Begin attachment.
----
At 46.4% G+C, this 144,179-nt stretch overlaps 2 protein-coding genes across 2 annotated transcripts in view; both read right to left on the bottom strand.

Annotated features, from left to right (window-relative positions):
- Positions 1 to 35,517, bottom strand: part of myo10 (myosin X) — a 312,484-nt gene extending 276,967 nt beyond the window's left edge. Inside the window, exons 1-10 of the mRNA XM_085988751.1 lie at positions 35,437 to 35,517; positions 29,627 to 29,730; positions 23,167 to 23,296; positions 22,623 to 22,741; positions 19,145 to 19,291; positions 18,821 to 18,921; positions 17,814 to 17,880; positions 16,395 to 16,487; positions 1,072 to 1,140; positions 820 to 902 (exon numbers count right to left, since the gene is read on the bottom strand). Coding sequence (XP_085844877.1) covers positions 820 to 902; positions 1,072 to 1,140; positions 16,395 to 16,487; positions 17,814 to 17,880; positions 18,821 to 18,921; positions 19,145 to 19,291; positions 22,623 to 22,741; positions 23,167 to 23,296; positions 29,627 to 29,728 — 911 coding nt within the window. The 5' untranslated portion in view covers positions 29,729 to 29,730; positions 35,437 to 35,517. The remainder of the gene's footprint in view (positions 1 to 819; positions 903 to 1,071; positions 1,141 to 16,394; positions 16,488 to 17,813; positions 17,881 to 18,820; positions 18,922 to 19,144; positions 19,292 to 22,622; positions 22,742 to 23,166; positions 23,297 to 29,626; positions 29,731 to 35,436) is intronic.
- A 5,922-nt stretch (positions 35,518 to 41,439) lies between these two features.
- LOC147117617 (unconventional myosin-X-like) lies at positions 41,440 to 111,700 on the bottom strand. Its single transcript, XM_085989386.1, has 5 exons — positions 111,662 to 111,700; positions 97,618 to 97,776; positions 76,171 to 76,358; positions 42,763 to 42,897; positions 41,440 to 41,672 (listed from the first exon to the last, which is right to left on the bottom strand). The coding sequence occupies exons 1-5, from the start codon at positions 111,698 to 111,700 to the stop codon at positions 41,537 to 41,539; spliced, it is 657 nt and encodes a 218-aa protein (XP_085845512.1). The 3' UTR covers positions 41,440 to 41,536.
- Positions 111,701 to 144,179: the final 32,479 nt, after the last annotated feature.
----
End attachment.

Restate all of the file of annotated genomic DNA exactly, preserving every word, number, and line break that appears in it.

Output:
At 46.4% G+C, this 144,179-nt stretch overlaps 2 protein-coding genes across 2 annotated transcripts in view; both read right to left on the bottom strand.

Annotated features, from left to right (window-relative positions):
- Positions 1 to 35,517, bottom strand: part of myo10 (myosin X) — a 312,484-nt gene extending 276,967 nt beyond the window's left edge. Inside the window, exons 1-10 of the mRNA XM_085988751.1 lie at positions 35,437 to 35,517; positions 29,627 to 29,730; positions 23,167 to 23,296; positions 22,623 to 22,741; positions 19,145 to 19,291; positions 18,821 to 18,921; positions 17,814 to 17,880; positions 16,395 to 16,487; positions 1,072 to 1,140; positions 820 to 902 (exon numbers count right to left, since the gene is read on the bottom strand). Coding sequence (XP_085844877.1) covers positions 820 to 902; positions 1,072 to 1,140; positions 16,395 to 16,487; positions 17,814 to 17,880; positions 18,821 to 18,921; positions 19,145 to 19,291; positions 22,623 to 22,741; positions 23,167 to 23,296; positions 29,627 to 29,728 — 911 coding nt within the window. The 5' untranslated portion in view covers positions 29,729 to 29,730; positions 35,437 to 35,517. The remainder of the gene's footprint in view (positions 1 to 819; positions 903 to 1,071; positions 1,141 to 16,394; positions 16,488 to 17,813; positions 17,881 to 18,820; positions 18,922 to 19,144; positions 19,292 to 22,622; positions 22,742 to 23,166; positions 23,297 to 29,626; positions 29,731 to 35,436) is intronic.
- A 5,922-nt stretch (positions 35,518 to 41,439) lies between these two features.
- LOC147117617 (unconventional myosin-X-like) lies at positions 41,440 to 111,700 on the bottom strand. Its single transcript, XM_085989386.1, has 5 exons — positions 111,662 to 111,700; positions 97,618 to 97,776; positions 76,171 to 76,358; positions 42,763 to 42,897; positions 41,440 to 41,672 (listed from the first exon to the last, which is right to left on the bottom strand). The coding sequence occupies exons 1-5, from the start codon at positions 111,698 to 111,700 to the stop codon at positions 41,537 to 41,539; spliced, it is 657 nt and encodes a 218-aa protein (XP_085845512.1). The 3' UTR covers positions 41,440 to 41,536.
- Positions 111,701 to 144,179: the final 32,479 nt, after the last annotated feature.